I decided to do something different today. Rather than walking the path, I took note of some unfamiliar changes to the surrounding area and the way the site itself appeared today. The sky is very cloudy and the wind has a strong, chilly current - probably because the region is in its last few stages of recovery from the hurricane. Inevitably, the winds have stripped the trees surrounding the labyrinth of most of their leaves. When I last walked the labyrinth, there were a few leaves on the path but the path was still easily visible and my walk lacked a deep "crunching noise". Today, however, the path was filled with leaves, especially in the regions closest to the trees. Taking a few steps in the labyrinth, I noticed my feet crushing the leaves under me.
I also wondered about two lines of white paint drawn from alongside the main, walkway towards the library - alongside the labyrinth - and finally to the wall enclosing Rhoad's North (directly behind the Labyrinth). The lines turned into arrows and letters I did not understand by their end. What are the plans for this paint? How will this affect the labyrinth and the trees surrounding it? Maybe I will try and find out.
Anne had shared this piece earlier as a reply to Smacholdt's Thoreauvian (Labyrinth) walk but I just wanted to expose this a bit further and share once again - Jeanne-Rachel Salomon is the creator of the Labyrinth that sits next to the hill in front of Rhoads. She had an interest in Shamanism, cured herself of cancer (not suprisingly) and states, "If one has travelled long enough and the distance between the onset of the journey and the moment of reflection is sufficient, one gains understanding of the journey’s meaning." A frequent visitor of the labyrinth myself, I invite you all to "be and become" more in tune with your lives and take a few moments of reflection and journey through the labyrinth and through life with a renewed awareness.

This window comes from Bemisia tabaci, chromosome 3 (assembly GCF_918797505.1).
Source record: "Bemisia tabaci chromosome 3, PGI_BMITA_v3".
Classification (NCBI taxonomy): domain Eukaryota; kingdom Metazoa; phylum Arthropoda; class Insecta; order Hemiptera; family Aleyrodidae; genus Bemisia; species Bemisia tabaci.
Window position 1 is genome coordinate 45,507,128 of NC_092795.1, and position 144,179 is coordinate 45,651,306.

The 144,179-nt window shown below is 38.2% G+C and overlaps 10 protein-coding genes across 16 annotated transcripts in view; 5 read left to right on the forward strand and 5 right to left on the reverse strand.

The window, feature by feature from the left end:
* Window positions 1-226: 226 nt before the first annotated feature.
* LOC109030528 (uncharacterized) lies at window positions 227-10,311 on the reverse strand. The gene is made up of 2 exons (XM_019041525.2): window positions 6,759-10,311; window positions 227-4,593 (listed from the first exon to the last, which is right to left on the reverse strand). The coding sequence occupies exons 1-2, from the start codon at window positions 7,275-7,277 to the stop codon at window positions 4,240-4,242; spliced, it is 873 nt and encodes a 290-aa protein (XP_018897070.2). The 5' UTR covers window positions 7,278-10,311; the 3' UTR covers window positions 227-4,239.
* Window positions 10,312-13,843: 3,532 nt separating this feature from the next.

Difficult To Be Really Present With a Headache
ORIGINAL VERSION: GENRE: NONFICTION
I'm currently sitting on the third step from the front of the fountain at taft garden. I have never noticed these peculiar bugs before but they are tiny, tiny flies or mosquitoes of a creamy tan color. They are floating so gracefully, so carefree, gliding around in circles. I wonder if they have any agenda or if they are simply enjoying themselves, enjoying their life. They don't seem in pursuit of anything but rather just trailling around and around in a random motion. But of course I'm not certain. The sun is peeking through the clouds, trying to force its way through so that although the light around me is a grey-white, I still cannot comfortably look up because the sun is still bright. Maybe I could find a deeper meaning in that. I wish I could but at the moment, it is difficult for me to be truly present because all I can feel is either
Chief Yellow Lark
"Oh Great Spirit - whose voice I hear in the winds, and whose breath gives life to all the world, hear me. I am a man before You, one of Your many children - I am small and weak. I need your strength and wisdom. Let me walk in beauty and make my eyes ever behold the red and purple sunset. Made my hands respect the things You have made, my ears sharp to hear Your voice. Make me wise, so that I may know the things you have taught my people - the lesson you have hidden in every leaf and rock."
I agree with Meeker's idea that genre is a continuum. I don't feel that you can really distinctly separate one from another - because if you do - you may miss a few intrinsic overlaps. With respect to which genre may be most hopeful and the kind of stories that may initiate greater interest in the future of the environment - there is no restriction here. Storytelling is a powerful form of communication and any form of storytelling that inherently delivers a message will work in initiating greater interest in a subject. Preference in the medium of communication through storytelling may also need to be modified as per the interests of various peoples. Little children, of course, would want a short, simple, and relatable story. Adults may prefer more realistic tones perhaps with more complexity. I, however, prefer nonfiction. I would rather read Ishmael Beah's memior - A Long Way Gone than read a fictional story about a similar experience. I would rather read William Kamkwamba's - The Boy Who Harnessed the Wind, than read a fictitious portrayal of a similar event. I also enjoy and am moved when learning about critical current day issues through film and interview. I would rather watch the film "Elemental" - (http://www.elementalthefilm.com/) - a film devoted to sharing the stories of environmental abuse and other troubles from three continents) than read a depressing newspaper article on a similar subject.